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How to Choose a New Location for Your Business

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Starting your own business is an exciting endeavor and the epitome of the American Dream. However, running your business is no walk in the park, and your decisions can make or break you. One of the most important decisions is choosing where to base your business. There are many factors that go into determining the best location, whether you're starting it up from scratch or moving an existing business.

Consider your business needs

When it comes to deciding where to move your business, you should first determine your business needs. Take some time to ask yourself these questions to assess how each potential location will benefit your business:
  • Does this location fit with my brand image? The relationship between the location of your business and your company's image is a crucial factor when deciding where to move. For example, if you own an outdoor apparel/hiking equipment business, relocating to the middle of midtown Manhattan might not be consistent with your brand. You will be more successful relocating somewhere your product is in higher demand.

  • What is the competition like in this location? Potential competition is one of the most important factors to consider when deciding where to move your business. You don't want to move to a location where the market is oversaturated with your product or business model because it will be more difficult to tap into an already-established customer base. Scout each location to see what kinds of businesses are located there and whether they will be complementary to your business or direct competition.

  • Will I have access to suppliers and vendors? Depending on what kind of business you run, you may be dependent on having easy, unfettered access to your suppliers and vendors - the people who provide your business with the products and support it needs to operate. If you move to a location that is difficult for your vendors to access, it can present numerous problems for your business.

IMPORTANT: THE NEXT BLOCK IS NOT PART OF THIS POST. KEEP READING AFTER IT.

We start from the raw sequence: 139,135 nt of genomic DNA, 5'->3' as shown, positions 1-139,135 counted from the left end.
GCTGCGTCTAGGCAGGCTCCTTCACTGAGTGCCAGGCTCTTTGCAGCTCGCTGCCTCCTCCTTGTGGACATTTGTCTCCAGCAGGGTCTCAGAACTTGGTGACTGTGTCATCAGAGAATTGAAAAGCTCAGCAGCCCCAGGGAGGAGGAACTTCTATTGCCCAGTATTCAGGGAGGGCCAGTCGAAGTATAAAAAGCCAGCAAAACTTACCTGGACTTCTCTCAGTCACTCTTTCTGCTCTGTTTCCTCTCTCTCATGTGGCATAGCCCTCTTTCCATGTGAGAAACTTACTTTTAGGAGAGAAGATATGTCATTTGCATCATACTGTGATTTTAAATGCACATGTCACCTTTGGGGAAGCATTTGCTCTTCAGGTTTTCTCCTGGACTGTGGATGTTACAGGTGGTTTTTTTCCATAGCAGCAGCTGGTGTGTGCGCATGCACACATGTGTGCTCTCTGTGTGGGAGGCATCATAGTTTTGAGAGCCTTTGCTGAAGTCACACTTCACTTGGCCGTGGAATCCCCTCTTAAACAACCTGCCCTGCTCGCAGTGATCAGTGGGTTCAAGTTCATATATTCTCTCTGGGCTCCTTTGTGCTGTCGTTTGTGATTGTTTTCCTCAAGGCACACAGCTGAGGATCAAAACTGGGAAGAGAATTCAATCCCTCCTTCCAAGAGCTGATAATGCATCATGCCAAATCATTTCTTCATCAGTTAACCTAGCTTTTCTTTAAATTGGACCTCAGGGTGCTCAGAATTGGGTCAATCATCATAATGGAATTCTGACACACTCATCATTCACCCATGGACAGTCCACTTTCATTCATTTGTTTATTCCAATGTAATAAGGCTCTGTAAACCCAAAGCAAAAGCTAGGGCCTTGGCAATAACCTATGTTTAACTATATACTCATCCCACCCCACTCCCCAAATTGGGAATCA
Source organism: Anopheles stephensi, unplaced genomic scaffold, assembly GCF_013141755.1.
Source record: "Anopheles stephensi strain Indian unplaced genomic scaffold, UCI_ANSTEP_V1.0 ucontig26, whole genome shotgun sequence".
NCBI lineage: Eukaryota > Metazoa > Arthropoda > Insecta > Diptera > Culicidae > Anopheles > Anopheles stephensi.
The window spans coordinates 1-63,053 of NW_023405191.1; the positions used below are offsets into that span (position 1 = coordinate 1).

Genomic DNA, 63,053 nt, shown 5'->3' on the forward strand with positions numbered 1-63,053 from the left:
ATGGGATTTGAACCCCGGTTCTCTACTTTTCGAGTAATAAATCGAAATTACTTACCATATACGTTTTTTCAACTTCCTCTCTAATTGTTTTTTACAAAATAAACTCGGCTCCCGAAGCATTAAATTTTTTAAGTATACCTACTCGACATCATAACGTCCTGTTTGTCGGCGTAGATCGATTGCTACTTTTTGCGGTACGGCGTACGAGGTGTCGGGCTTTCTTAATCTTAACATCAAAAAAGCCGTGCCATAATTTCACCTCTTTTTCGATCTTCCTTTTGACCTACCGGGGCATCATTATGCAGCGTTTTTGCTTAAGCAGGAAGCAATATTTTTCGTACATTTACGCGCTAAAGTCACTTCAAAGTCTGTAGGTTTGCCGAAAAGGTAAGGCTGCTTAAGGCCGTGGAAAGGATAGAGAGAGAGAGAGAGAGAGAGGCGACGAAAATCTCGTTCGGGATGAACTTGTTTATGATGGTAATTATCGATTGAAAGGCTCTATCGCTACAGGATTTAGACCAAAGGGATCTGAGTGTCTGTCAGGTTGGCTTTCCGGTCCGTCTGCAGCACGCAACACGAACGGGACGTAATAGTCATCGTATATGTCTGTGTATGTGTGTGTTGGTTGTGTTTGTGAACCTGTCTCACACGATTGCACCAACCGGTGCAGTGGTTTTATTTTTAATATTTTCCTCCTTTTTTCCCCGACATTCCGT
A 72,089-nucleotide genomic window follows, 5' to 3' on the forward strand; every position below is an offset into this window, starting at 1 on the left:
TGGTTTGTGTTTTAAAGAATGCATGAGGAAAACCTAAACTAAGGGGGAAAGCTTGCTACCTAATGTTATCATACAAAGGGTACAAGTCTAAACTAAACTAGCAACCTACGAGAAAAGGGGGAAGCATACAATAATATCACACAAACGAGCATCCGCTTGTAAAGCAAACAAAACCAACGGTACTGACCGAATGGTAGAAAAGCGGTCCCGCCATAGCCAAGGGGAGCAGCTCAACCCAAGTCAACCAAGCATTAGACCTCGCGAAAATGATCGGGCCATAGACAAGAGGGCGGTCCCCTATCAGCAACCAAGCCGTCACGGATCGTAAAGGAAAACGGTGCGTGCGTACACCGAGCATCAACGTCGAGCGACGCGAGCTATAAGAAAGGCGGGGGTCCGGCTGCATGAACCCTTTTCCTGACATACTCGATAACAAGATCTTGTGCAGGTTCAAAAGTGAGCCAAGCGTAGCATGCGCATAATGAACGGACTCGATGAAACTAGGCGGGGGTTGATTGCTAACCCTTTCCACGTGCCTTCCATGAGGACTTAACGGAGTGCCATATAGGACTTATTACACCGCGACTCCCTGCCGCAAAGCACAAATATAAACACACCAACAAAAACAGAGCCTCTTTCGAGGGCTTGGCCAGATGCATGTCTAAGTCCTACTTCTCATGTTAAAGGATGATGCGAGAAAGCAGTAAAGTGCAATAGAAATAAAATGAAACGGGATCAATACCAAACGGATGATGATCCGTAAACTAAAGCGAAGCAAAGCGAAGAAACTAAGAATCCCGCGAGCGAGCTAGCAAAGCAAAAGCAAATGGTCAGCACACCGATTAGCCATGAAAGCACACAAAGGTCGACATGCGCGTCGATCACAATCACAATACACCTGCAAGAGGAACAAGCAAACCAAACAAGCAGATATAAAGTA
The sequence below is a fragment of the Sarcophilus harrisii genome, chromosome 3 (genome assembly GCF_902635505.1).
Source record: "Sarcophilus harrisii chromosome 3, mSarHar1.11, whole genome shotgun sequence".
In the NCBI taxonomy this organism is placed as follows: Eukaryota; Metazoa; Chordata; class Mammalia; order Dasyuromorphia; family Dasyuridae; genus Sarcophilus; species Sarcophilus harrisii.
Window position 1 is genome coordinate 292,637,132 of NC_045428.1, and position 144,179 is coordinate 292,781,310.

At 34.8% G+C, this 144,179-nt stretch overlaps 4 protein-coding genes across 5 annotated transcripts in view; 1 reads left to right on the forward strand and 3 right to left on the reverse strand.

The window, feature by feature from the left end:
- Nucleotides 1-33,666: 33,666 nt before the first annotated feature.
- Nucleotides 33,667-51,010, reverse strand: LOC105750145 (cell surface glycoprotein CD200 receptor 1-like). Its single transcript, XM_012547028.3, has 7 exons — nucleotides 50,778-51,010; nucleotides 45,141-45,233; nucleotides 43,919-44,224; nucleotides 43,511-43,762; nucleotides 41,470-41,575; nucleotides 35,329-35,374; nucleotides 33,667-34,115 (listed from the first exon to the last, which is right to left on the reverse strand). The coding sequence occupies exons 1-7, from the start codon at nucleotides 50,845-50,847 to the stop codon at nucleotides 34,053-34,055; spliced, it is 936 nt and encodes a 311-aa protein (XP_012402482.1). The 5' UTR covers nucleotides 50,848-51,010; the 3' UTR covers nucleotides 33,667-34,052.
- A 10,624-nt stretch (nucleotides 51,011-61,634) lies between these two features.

• Will I be able to find the employees that I need? It's hard to run a business without employees, so scouting the labor market is a very important step when choosing where to move your business. If the location you are considering has a weak labor market, high rates of unemployment or a difficult commute for employees, all of these things can adversely affect your business.

Evaluate your finances and budget

Any potential location's cost will also be a major factor. You'll have to consider expenses like renovation projects to convert the space you're renting into a suitable and appropriate office that fits your company's brand and image. You'll also have to consider what the operational costs will be in each location, including what the state minimum wage is for employees, what the rent and utility costs will be, and what the income, sales and property taxes are like for that area.

Alternative options to consider

There are alternative options available to certain businesses that don't quite fit the typical mold. In today's world of e-commerce and flexible business models, companies need not be brick-and-mortar to be successful and find their niche:
  • Using the Internet: There may be no better location for your business than online. New startup companies are popping up on the Internet practically every day. Running your business on the web is a lot more common now than it was even five years ago.

  • Running the company from home: It's also becoming more and more common for people to run their businesses right from the comfort of their very own home. From designing and manufacturing their products to running logistics and marketing campaigns, the Internet allows you to run a company successfully without ever leaving your house. Many entrepreneurs are taking this route and the option of moving into retail or commercial space as the business grows is always an option.

  • Going mobile: The rising popularity of mobile businesses like food trucks have paved the way for companies who are taking their business to the streets. Whether it's in a truck, van or even your own car, staying mobile is a great way to bring your brand and product wherever the demand is and stay one step ahead of the market.

Robert Moreschi  Posted by Robert Moreschi on February 24, 2014

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